In a landmark deal, Saudi Arabia led Organization of Petroleum Exporting Countries (OPEC) and its partners, such as Russia (OPEC+), agreed to reduce oil production by 9.7 million barrels per day (mmbd) in May and June 2020 to stabilise falling oil prices globally. The US-brokered deal is the biggest production cut agreed in the history of OPEC/OPEC+ and represents about 10% of global crude supply.

Although the deal is welcoming, it may not be enough to lift oil prices and provide respite to oil-producing countries. IEA estimates that the crude demand would drop by 29mmbd in April 2020 due to Covid-19 fallout and the agreed production cuts would not be able to offset a third of global oil demand lost due to the pandemic.

The deal has been welcomed by major oil-importing countries such as China, India and South Korea, apart from other G20 countries. These countries are likely to buy cheaper crude to fill their strategic petroleum reserves. Still, all these could be inadequate to tighten the market and support prices.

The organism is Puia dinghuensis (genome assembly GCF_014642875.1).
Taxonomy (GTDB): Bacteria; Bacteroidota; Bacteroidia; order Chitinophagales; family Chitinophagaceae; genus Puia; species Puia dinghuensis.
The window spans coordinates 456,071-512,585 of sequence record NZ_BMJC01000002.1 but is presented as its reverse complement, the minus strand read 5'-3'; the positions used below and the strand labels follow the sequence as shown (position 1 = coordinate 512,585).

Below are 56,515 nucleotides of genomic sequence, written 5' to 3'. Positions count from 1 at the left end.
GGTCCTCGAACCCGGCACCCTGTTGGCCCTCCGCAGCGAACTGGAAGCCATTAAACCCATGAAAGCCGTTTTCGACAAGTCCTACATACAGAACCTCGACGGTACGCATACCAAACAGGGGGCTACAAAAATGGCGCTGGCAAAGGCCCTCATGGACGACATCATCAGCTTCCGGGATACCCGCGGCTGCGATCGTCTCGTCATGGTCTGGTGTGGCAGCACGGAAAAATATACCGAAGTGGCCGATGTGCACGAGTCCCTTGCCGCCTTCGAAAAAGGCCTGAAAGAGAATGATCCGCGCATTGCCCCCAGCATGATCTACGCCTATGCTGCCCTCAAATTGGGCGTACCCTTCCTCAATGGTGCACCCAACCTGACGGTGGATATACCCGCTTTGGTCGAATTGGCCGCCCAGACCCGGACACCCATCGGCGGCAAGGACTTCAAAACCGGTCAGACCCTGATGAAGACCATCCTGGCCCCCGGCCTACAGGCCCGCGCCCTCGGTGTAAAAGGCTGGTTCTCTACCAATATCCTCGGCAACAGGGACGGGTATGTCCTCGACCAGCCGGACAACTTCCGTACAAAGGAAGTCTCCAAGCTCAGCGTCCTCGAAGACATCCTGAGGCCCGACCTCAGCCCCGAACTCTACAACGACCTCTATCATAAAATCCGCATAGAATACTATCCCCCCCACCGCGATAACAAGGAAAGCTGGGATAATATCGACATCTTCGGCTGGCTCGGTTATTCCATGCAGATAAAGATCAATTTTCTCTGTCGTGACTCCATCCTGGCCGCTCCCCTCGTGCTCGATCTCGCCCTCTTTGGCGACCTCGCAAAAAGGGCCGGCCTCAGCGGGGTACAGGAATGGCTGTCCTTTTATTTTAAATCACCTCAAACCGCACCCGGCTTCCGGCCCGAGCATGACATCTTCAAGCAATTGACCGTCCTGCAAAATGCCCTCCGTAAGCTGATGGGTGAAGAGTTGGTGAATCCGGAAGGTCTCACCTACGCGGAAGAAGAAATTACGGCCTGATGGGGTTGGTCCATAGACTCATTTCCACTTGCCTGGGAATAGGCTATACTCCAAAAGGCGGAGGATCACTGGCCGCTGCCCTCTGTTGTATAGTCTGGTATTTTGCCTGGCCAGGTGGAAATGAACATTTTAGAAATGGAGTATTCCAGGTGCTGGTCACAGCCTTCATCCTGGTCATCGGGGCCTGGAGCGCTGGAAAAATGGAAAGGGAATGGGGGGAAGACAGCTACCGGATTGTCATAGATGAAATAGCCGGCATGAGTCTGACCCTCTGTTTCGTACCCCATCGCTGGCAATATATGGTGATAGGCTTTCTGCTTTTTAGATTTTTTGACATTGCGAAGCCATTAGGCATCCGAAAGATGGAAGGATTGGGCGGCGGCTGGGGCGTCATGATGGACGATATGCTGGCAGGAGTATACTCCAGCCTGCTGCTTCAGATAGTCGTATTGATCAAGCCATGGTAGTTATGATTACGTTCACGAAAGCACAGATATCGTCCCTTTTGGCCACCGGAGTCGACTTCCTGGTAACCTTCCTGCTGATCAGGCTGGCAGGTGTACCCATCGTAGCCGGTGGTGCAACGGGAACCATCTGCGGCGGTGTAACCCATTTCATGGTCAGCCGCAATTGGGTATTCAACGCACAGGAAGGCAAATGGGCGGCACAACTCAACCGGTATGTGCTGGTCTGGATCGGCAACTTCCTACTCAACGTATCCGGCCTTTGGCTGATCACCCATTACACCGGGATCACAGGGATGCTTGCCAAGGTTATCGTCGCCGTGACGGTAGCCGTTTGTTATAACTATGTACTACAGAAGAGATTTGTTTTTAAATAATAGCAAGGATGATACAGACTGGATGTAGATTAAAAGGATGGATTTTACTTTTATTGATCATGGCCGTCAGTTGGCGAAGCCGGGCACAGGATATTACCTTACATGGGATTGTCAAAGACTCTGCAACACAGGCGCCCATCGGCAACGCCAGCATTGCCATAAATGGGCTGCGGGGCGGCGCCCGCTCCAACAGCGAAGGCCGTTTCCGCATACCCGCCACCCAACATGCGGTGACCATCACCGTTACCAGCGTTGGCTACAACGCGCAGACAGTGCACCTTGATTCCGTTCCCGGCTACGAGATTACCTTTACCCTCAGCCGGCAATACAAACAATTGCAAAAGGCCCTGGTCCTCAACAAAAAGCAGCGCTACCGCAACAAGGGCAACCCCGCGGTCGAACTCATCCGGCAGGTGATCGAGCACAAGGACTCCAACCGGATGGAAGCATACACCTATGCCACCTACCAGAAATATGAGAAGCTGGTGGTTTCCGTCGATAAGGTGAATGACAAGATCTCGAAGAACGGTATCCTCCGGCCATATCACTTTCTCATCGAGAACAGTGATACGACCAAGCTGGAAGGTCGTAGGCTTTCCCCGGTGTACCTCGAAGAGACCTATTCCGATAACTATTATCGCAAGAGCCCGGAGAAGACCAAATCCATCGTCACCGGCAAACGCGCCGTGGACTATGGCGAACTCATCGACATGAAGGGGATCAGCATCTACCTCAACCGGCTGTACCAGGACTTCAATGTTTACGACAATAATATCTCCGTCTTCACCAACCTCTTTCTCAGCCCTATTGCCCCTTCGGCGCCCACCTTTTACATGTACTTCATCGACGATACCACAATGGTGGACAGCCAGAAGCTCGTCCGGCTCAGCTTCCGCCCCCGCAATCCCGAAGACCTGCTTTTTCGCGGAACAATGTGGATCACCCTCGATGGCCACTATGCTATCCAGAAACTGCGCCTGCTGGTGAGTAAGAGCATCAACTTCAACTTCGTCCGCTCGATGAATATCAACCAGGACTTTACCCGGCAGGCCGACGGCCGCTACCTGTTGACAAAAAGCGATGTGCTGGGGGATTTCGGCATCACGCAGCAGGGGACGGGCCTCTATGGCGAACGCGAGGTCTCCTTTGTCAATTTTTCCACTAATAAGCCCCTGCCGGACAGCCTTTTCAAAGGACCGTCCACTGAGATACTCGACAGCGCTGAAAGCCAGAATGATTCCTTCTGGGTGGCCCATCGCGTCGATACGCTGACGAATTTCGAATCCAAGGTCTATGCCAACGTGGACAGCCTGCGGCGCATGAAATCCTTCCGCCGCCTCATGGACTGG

The targeted production cuts of 9.7mmbd seem over-ambitious and may not turn in to reality even if the key OPEC members, such as Saudi Arabia achieve their share of production cuts. In addition, it might be challenging for OPEC members to fully comply with the cuts given their dependence on oil. Mexico, which was initially given a target of 0.4mmbd production cuts, could only reduce by 0.1mmbd.

The OPEC+ deal might not lead to a reduction in crude inventories piling up in major oil-producing countries. Oil consumption is not likely to increase in the near term due to Covid-19 induced lockdowns and travel restrictions. Oil prices depend on global economic scenario, which determines oil demand. Currently, global economic outlook is bleak and even after the Covid-19 threat fades, it may be unlikely that the global economy rebounds quickly. This is likely to result in a slower increase in oil prices.

The only silver lining from the OPEC+ production cuts deals is that it might have prevented a total collapse of the oil market due to plunging demand and the spectre of excess crude production by Saudi Arabia and Russia. However, a huge drop in demand, poor economic outlook, and insufficient production cuts mean the oil prices may remain suppressed in the near-term.